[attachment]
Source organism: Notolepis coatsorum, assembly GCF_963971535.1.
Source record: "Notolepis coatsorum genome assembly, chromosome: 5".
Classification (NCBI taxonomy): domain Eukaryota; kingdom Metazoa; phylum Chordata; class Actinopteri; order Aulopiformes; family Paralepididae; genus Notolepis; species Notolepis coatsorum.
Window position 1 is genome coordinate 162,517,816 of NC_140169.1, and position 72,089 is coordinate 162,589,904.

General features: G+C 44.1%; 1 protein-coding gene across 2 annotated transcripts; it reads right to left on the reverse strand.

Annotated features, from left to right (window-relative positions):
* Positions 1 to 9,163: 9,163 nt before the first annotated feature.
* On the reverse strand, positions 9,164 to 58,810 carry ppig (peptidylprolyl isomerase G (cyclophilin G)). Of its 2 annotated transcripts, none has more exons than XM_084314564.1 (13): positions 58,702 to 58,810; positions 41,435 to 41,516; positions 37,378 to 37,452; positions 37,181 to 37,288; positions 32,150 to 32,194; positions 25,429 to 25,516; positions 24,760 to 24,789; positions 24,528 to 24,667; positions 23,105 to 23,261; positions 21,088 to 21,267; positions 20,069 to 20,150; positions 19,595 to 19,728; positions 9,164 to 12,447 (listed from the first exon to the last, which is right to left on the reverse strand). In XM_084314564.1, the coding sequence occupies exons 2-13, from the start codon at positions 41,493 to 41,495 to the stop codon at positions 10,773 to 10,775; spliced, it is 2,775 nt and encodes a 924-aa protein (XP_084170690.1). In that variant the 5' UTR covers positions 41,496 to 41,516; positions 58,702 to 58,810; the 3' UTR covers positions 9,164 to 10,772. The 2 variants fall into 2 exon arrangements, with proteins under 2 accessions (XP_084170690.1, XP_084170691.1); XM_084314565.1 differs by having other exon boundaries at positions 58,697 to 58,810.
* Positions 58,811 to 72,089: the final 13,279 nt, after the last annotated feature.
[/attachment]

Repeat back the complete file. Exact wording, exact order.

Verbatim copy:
Source organism: Notolepis coatsorum, assembly GCF_963971535.1.
Source record: "Notolepis coatsorum genome assembly, chromosome: 5".
Classification (NCBI taxonomy): domain Eukaryota; kingdom Metazoa; phylum Chordata; class Actinopteri; order Aulopiformes; family Paralepididae; genus Notolepis; species Notolepis coatsorum.
Window position 1 is genome coordinate 162,517,816 of NC_140169.1, and position 72,089 is coordinate 162,589,904.

General features: G+C 44.1%; 1 protein-coding gene across 2 annotated transcripts; it reads right to left on the reverse strand.

Annotated features, from left to right (window-relative positions):
* Positions 1 to 9,163: 9,163 nt before the first annotated feature.
* On the reverse strand, positions 9,164 to 58,810 carry ppig (peptidylprolyl isomerase G (cyclophilin G)). Of its 2 annotated transcripts, none has more exons than XM_084314564.1 (13): positions 58,702 to 58,810; positions 41,435 to 41,516; positions 37,378 to 37,452; positions 37,181 to 37,288; positions 32,150 to 32,194; positions 25,429 to 25,516; positions 24,760 to 24,789; positions 24,528 to 24,667; positions 23,105 to 23,261; positions 21,088 to 21,267; positions 20,069 to 20,150; positions 19,595 to 19,728; positions 9,164 to 12,447 (listed from the first exon to the last, which is right to left on the reverse strand). In XM_084314564.1, the coding sequence occupies exons 2-13, from the start codon at positions 41,493 to 41,495 to the stop codon at positions 10,773 to 10,775; spliced, it is 2,775 nt and encodes a 924-aa protein (XP_084170690.1). In that variant the 5' UTR covers positions 41,496 to 41,516; positions 58,702 to 58,810; the 3' UTR covers positions 9,164 to 10,772. The 2 variants fall into 2 exon arrangements, with proteins under 2 accessions (XP_084170690.1, XP_084170691.1); XM_084314565.1 differs by having other exon boundaries at positions 58,697 to 58,810.
* Positions 58,811 to 72,089: the final 13,279 nt, after the last annotated feature.